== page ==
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North Carolina: Sit-in against UNC’s ties to sweatshops ends with 5 arrests

By Kosta Harlan

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Chapel Hill, NC – A 16-day sit-in at the University of North Carolina at Chapel Hill (UNC) administration building came to a dramatic close on Friday May 2, when Chancellor Moeser ordered UNC police to arrest five of the protesters. It was the longest sit-in protest in UNC’s history. Dozens of students had occupied the lobby of South Building, the administrative headquarters at UNC, in a protest against the university’s use of sweatshops for the manufacture of UNC apparel (Sit-in at administration building demands end to UNC sweatshop clothing, Fight Back!, April 2008).

The students, members of the Carolina Sweatfree Coalition, had demanded that Chancellor Moeser and the UNC Licensing Labor Code Advisory Committee sign on to the Designated Suppliers Program, which would ensure that university apparel is manufactured in factories where workers earn a living wage and have the right to organize. In contrast, most UNC apparel is currently manufactured in Central American and South Asian sweatshops, where workers are routinely harassed on the job, denied the right to organize and earn pitiful wages that fall short of what is needed to support a family.

After 16 days of sitting in, members of the Carolina Sweatfree Coalition were granted a meeting with the licensing committee and the Chancellor. Commenting on what took place at the meeting, Student Action with Workers member Salma Mirza said, “Chancellor Moeser demonstrated at that committee meeting that he had no intention of taking any moral leadership on the fact that our apparel is manufactured under sweatshop conditions.”

After the meeting, the Carolina Sweatfree Coalition held a press conference in South Building. A dozen students then entered Chancellor Moeser’s office to inform him that they would continue to occupy the administration building until he entered into a genuine dialog with the Coalition. In response, Moeser ordered the students arrested. The police arrested one student without warning, and then told the others to leave if they did not want to be arrested. Four remained and were arrested on charges of failure to disperse, while one student was charged with resisting arrest.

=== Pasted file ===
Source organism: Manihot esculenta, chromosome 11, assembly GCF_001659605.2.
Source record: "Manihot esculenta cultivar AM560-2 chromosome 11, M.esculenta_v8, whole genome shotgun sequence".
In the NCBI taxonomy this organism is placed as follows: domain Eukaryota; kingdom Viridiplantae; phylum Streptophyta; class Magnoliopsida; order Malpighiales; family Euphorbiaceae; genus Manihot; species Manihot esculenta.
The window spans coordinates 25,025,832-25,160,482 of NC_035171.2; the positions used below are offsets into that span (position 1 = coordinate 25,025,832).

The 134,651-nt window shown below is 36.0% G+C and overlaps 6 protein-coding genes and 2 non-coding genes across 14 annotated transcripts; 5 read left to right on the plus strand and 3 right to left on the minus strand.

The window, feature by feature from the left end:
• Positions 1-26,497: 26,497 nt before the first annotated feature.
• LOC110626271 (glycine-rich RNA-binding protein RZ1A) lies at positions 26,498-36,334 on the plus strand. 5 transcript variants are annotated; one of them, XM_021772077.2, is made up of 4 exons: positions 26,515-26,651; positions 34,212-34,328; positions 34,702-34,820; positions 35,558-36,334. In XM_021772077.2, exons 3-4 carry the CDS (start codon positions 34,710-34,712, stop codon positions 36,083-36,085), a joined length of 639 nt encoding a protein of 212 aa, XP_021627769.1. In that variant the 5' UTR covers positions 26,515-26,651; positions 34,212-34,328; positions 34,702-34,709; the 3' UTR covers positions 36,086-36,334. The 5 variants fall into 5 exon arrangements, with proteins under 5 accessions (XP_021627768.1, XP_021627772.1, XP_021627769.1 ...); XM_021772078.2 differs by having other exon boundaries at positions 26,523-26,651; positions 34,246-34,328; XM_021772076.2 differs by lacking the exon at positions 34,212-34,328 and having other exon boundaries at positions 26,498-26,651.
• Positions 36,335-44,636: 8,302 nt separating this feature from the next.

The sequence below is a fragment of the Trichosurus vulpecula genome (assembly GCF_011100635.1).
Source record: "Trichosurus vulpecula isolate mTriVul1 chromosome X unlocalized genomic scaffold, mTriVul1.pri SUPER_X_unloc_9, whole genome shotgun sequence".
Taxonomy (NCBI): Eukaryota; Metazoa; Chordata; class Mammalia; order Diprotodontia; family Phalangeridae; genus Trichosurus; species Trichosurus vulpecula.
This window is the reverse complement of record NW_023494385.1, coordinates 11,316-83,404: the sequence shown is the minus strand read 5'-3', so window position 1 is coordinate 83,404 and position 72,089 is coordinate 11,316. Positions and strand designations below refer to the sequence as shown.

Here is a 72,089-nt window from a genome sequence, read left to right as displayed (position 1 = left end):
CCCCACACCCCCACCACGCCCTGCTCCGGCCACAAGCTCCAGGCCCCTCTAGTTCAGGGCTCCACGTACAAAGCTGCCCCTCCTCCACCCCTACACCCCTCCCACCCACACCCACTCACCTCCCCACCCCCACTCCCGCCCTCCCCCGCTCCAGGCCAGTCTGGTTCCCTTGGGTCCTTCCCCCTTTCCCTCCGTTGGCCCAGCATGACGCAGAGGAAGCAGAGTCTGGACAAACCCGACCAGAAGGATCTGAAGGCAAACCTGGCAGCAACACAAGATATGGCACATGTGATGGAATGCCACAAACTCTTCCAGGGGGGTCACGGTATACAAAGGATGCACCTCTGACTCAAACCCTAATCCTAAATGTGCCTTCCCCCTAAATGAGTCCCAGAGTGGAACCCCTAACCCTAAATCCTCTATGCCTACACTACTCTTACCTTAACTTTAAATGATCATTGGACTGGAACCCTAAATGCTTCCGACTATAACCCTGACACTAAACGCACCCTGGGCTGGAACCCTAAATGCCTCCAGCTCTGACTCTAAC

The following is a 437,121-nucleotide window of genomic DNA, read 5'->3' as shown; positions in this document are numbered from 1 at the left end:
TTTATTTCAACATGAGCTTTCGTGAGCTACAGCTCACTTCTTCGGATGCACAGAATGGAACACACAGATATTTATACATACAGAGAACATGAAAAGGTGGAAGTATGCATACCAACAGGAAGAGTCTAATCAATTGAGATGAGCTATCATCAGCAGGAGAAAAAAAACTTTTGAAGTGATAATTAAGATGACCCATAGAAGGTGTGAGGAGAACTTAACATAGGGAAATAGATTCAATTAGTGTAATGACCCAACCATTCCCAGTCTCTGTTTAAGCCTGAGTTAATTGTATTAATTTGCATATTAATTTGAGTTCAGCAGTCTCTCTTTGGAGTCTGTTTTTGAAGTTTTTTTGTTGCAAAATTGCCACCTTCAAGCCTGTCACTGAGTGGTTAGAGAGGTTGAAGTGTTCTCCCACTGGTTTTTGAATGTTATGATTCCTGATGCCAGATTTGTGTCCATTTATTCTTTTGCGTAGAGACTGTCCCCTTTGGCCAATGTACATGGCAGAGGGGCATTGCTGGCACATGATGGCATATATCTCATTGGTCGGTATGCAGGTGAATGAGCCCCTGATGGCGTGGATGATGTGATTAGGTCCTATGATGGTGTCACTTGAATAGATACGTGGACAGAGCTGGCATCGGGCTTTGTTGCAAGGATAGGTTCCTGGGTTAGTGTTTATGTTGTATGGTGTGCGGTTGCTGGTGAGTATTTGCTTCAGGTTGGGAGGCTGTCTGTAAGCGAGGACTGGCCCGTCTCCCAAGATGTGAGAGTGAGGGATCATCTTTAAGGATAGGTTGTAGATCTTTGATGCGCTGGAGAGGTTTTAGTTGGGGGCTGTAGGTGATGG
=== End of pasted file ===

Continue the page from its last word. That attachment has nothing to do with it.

“We knew our arrests would join with the 46 others that have taken place across the U.S. around this campaign, and that we would be contributing to the deep history of struggle at UNC,” said Tim Stallmann, a graduate student at UNC and a member of Student Action with Workers. “This was an anti-sweatshop fight, but we were putting our bodies on the line for all workers involved at UNC: the clerical and campus workers, the student workers and the workers manufacturing UNC apparel in sweatshops around the world.”

The statement from the Coalition on the arrests said, “The Chancellor stated that he was disappointed by our actions. We cannot begin to express our disappointment in the Chancellor of a university that calls itself the ‘university of the people,’ who would prefer to arrest peaceful student protesters instead of ensuring that there is justice for the workers who make this university run.”

Members of the Coalition and Student Action with Workers, the group that led the protests, promise to continue the struggle the next year. “The campaign for justice for all workers in the Carolina community will not end with the arrests of peaceful student protesters,” explained Salma Mirza. “Though we were the ones arrested, we must ask -which is more criminal, our act of peacefully occupying an office of a public institution that our tuition pays for, or Chancellor Moeser allowing our Carolina apparel to be made under sweatshop conditions that violate international and domestic law?”

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